I also did a single step run on the online emulator and manually wrote down MB and AC contents. The PDP-8 code seems valid. The first subroutine/start of code is at 0712.

The simple pdp8emu should have tracing of runs with disassembly and registers, but it crashed (at least on 64 bit). I also tried SIMH. The disassembly is simple, 1 pass. The run halts after one instruction. But I will continue (trying tracing, starting at other addresses, etc).

Text characters are in octal but I forget that they are 12-bit as well. So ‘A’ is 00 001.
There’s also a different encoding TSS/8 sixbit. I have converted to both but haven’t found any mnemonics.

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Tracing in SIMH should work (breakpoints and CPU history), but I found another way. Maybe it helps other PDP-8 fans.
Disassembling and tracing in pdp8emu now works. It previously crashed as the format/opcodes were wrong.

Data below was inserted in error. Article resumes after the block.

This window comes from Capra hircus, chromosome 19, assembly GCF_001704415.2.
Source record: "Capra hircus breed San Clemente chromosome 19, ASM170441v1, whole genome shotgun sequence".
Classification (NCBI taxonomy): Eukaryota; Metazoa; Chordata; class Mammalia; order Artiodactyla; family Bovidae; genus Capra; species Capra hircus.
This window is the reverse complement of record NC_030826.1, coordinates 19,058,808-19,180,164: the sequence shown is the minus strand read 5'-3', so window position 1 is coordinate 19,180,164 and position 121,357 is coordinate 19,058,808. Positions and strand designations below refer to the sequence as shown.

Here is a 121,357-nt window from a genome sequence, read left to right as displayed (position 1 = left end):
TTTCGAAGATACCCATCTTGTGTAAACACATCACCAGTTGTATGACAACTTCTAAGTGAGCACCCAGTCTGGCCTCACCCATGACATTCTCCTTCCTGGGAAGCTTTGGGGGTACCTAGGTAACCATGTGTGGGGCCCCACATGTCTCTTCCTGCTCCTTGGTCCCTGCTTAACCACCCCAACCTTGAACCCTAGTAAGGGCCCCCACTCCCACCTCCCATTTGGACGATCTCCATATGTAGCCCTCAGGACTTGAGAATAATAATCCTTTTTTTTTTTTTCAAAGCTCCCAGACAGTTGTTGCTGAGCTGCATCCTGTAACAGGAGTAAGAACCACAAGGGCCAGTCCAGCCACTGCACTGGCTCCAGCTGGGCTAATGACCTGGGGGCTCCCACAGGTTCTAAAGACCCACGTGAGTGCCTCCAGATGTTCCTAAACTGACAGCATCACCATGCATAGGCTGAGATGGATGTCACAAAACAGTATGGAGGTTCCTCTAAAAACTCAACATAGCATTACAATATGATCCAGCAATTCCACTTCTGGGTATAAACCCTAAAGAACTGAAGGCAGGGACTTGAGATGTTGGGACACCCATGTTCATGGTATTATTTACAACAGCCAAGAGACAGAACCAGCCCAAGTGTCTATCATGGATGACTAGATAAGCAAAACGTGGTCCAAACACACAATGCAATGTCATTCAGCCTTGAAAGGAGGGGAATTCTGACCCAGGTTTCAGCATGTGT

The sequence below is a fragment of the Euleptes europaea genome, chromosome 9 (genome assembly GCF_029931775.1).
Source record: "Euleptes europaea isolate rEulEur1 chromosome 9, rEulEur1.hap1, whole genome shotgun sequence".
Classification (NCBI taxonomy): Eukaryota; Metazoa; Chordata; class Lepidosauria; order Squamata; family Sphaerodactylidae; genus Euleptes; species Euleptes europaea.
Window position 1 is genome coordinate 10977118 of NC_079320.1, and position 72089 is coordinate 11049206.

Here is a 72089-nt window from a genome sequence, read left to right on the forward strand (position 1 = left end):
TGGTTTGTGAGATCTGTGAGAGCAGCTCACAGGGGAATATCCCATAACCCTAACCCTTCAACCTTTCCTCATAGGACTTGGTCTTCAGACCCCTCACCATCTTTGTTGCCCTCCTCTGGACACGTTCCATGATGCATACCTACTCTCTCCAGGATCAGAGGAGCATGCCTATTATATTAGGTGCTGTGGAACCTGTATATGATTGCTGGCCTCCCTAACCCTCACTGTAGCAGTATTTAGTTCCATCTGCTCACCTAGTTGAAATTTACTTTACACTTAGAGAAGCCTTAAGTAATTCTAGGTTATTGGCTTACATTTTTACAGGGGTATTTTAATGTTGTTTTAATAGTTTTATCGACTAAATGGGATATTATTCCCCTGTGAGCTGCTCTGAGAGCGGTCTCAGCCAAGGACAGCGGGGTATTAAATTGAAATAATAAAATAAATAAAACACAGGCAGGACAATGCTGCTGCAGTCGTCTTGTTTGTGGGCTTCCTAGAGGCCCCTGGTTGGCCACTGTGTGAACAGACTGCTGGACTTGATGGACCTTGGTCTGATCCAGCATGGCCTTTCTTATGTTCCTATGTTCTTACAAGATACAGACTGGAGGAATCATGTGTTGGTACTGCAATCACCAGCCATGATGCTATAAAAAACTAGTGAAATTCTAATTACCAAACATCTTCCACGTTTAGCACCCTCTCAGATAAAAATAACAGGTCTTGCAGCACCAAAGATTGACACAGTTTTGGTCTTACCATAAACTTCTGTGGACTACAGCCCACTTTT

The dumped bin file (regular papertape bin files must have the leader removed) has to be converted to “plain bin” .EEP (eprom) format with pdp8-tape2bin.
I think this “core file” is a variant of Charles Lasner’s .IPL file format as described in the original emulator pdp8e by Douglas W. Jones. There are samples but documentation is very short and I first haven’t checked the source of the original emulator.

My dumped ROM (hex)
13 3D 18 3F 03 13 07 0D 13 26 13 33 0A 04 08 18 …
023 075 030 077 003 023 007 015 … same but octal (16 bit, see instructions below)
2375 3077 0323 … octal 12 bits
FD 04 3F 06 D3 00 CD 01 E6 04 F3 04 84 02 18 02 (.EEP format) the interpreted values are the above octal ones in the emu.